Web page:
One option for interest bearing bills is forbearance. Forbearance is a temporary period where your lender lets you miss payments without charging late fees. Usually, interest still accrues, but fees are waived. Essentially, it lowers your cost of delinquency and often all you need to do is ask for one.

You do need to be careful. Some lenders apply a forbearance fee, in which case, the forbearance may not be worth your trouble. You can forbear credit cards, car loans, mortgages and student loans. It’s not an optimal situation, but it’s better than paying tons of extra money for paying late.

Being Fooled by Hope

Hope is always a good thing to have, but it’s also easily misplaced on things that sound easy. Unfortunately, there is no such thing as an easy way out of your financial struggles. Playing the lottery is not a viable solution. A get rich quick scheme is certainly going to cost you time and money you don’t have. The hope of easy is what allows scam artists to swindle struggling families with false financial solutions.

You definitely need to have hope, but never put faith in the easy way out.

Spending More When You Ought to Spend Less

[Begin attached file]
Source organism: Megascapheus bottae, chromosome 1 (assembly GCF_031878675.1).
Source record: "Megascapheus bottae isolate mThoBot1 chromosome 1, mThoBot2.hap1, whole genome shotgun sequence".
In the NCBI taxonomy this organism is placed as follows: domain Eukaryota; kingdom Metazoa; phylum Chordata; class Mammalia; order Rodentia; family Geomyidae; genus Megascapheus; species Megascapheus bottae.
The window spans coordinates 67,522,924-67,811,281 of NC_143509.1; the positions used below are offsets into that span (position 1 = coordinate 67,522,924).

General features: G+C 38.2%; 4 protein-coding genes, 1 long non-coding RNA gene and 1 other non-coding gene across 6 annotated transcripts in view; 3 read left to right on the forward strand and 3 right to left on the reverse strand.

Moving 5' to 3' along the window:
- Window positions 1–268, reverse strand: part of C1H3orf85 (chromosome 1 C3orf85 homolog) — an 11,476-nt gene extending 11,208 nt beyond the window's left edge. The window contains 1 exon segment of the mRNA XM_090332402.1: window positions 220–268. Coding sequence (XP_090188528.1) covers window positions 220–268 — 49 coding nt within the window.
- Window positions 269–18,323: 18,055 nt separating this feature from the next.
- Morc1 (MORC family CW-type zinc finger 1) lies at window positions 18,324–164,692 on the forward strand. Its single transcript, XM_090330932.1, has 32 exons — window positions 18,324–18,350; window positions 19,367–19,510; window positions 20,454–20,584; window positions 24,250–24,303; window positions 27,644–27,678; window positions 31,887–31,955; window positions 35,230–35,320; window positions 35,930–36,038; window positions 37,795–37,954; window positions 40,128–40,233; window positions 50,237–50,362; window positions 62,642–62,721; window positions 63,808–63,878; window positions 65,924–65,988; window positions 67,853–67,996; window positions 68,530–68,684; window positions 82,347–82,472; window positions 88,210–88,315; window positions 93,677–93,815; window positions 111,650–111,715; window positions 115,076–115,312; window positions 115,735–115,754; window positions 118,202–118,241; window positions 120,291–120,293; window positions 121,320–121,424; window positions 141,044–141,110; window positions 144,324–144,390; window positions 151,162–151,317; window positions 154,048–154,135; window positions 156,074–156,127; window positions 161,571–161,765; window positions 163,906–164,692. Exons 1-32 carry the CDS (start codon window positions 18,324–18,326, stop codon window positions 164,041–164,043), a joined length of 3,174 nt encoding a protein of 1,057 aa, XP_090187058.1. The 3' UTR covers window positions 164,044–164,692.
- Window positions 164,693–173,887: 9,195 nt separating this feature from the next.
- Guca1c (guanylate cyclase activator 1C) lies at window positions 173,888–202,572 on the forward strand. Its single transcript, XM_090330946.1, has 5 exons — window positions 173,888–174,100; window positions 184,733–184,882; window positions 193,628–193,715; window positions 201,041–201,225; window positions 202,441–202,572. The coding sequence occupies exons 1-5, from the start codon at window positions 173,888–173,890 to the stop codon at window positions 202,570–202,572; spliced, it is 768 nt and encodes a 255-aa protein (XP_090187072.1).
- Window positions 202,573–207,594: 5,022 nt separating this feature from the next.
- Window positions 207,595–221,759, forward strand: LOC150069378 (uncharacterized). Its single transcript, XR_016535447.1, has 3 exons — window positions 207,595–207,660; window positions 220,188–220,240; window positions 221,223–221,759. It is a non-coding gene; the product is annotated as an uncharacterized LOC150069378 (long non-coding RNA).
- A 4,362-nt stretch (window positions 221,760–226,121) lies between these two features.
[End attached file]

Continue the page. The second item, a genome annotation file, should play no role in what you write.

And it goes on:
The worst course you can take in a challenging situation is to spend money like you are celebrating. There is a popular practice of ignoring a bad financial situation by spending money as if you weren’t struggling. Denial can feel good for a while, but how is multiplying problems supposed to benefit you in the long run. In the end, the repo man cometh.

Defying your debt is never the solution. It might be more fun at first, but solving your financial situation is about tough choices, not additional hours spent shopping at the mall.

Taking Up a Vice

Vices are expensive. Ask smokers. Ask drug users. Ask shopaholics. Not only will vices leave your current problems unsolved, they create new ones like poor physical health, mental health and damaged relationships.

Your current problems are worse enough. There no need to create new one’s through vices.